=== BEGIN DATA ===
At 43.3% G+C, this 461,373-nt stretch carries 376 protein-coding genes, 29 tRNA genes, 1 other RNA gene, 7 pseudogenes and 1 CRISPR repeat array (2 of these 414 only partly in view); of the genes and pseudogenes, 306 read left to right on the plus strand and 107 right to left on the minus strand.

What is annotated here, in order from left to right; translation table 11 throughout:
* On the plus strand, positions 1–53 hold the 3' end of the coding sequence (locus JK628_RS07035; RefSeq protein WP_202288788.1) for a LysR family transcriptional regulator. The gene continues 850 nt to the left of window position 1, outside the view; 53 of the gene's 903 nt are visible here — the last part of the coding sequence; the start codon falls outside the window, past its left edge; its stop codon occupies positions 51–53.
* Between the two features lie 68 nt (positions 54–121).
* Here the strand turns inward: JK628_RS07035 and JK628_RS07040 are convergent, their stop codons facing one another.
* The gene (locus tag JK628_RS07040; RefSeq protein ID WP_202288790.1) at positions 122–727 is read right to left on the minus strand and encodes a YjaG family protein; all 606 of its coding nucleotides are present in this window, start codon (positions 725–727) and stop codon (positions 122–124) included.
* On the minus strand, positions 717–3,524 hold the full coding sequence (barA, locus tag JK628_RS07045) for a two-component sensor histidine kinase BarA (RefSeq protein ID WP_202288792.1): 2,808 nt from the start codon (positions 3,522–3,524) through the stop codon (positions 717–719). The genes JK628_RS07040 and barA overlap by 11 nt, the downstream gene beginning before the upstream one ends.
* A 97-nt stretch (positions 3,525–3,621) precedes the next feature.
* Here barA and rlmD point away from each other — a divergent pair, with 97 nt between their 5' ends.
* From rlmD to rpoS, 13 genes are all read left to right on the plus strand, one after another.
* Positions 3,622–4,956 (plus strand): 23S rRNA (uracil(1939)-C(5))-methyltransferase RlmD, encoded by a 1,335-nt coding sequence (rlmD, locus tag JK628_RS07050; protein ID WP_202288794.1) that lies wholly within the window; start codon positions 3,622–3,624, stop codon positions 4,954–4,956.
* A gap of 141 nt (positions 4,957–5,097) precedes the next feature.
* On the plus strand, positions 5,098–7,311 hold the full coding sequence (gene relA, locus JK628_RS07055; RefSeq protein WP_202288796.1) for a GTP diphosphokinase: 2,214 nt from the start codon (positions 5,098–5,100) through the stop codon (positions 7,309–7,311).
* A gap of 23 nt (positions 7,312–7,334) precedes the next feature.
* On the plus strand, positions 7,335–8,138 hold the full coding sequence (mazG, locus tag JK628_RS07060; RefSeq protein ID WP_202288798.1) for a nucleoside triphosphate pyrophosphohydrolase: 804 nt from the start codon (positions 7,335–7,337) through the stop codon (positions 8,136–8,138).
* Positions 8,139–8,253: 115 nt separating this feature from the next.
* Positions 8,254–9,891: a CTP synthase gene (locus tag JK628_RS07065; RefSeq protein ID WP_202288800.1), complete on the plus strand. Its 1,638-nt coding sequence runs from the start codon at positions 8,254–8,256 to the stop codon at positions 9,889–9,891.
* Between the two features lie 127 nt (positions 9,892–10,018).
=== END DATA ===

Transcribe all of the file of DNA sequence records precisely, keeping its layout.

At 43.3% G+C, this 461,373-nt stretch carries 376 protein-coding genes, 29 tRNA genes, 1 other RNA gene, 7 pseudogenes and 1 CRISPR repeat array (2 of these 414 only partly in view); of the genes and pseudogenes, 306 read left to right on the plus strand and 107 right to left on the minus strand.

What is annotated here, in order from left to right; translation table 11 throughout:
* On the plus strand, positions 1–53 hold the 3' end of the coding sequence (locus JK628_RS07035; RefSeq protein WP_202288788.1) for a LysR family transcriptional regulator. The gene continues 850 nt to the left of window position 1, outside the view; 53 of the gene's 903 nt are visible here — the last part of the coding sequence; the start codon falls outside the window, past its left edge; its stop codon occupies positions 51–53.
* Between the two features lie 68 nt (positions 54–121).
* Here the strand turns inward: JK628_RS07035 and JK628_RS07040 are convergent, their stop codons facing one another.
* The gene (locus tag JK628_RS07040; RefSeq protein ID WP_202288790.1) at positions 122–727 is read right to left on the minus strand and encodes a YjaG family protein; all 606 of its coding nucleotides are present in this window, start codon (positions 725–727) and stop codon (positions 122–124) included.
* On the minus strand, positions 717–3,524 hold the full coding sequence (barA, locus tag JK628_RS07045) for a two-component sensor histidine kinase BarA (RefSeq protein ID WP_202288792.1): 2,808 nt from the start codon (positions 3,522–3,524) through the stop codon (positions 717–719). The genes JK628_RS07040 and barA overlap by 11 nt, the downstream gene beginning before the upstream one ends.
* A 97-nt stretch (positions 3,525–3,621) precedes the next feature.
* Here barA and rlmD point away from each other — a divergent pair, with 97 nt between their 5' ends.
* From rlmD to rpoS, 13 genes are all read left to right on the plus strand, one after another.
* Positions 3,622–4,956 (plus strand): 23S rRNA (uracil(1939)-C(5))-methyltransferase RlmD, encoded by a 1,335-nt coding sequence (rlmD, locus tag JK628_RS07050; protein ID WP_202288794.1) that lies wholly within the window; start codon positions 3,622–3,624, stop codon positions 4,954–4,956.
* A gap of 141 nt (positions 4,957–5,097) precedes the next feature.
* On the plus strand, positions 5,098–7,311 hold the full coding sequence (gene relA, locus JK628_RS07055; RefSeq protein WP_202288796.1) for a GTP diphosphokinase: 2,214 nt from the start codon (positions 5,098–5,100) through the stop codon (positions 7,309–7,311).
* A gap of 23 nt (positions 7,312–7,334) precedes the next feature.
* On the plus strand, positions 7,335–8,138 hold the full coding sequence (mazG, locus tag JK628_RS07060; RefSeq protein ID WP_202288798.1) for a nucleoside triphosphate pyrophosphohydrolase: 804 nt from the start codon (positions 7,335–7,337) through the stop codon (positions 8,136–8,138).
* Positions 8,139–8,253: 115 nt separating this feature from the next.
* Positions 8,254–9,891: a CTP synthase gene (locus tag JK628_RS07065; RefSeq protein ID WP_202288800.1), complete on the plus strand. Its 1,638-nt coding sequence runs from the start codon at positions 8,254–8,256 to the stop codon at positions 9,889–9,891.
* Between the two features lie 127 nt (positions 9,892–10,018).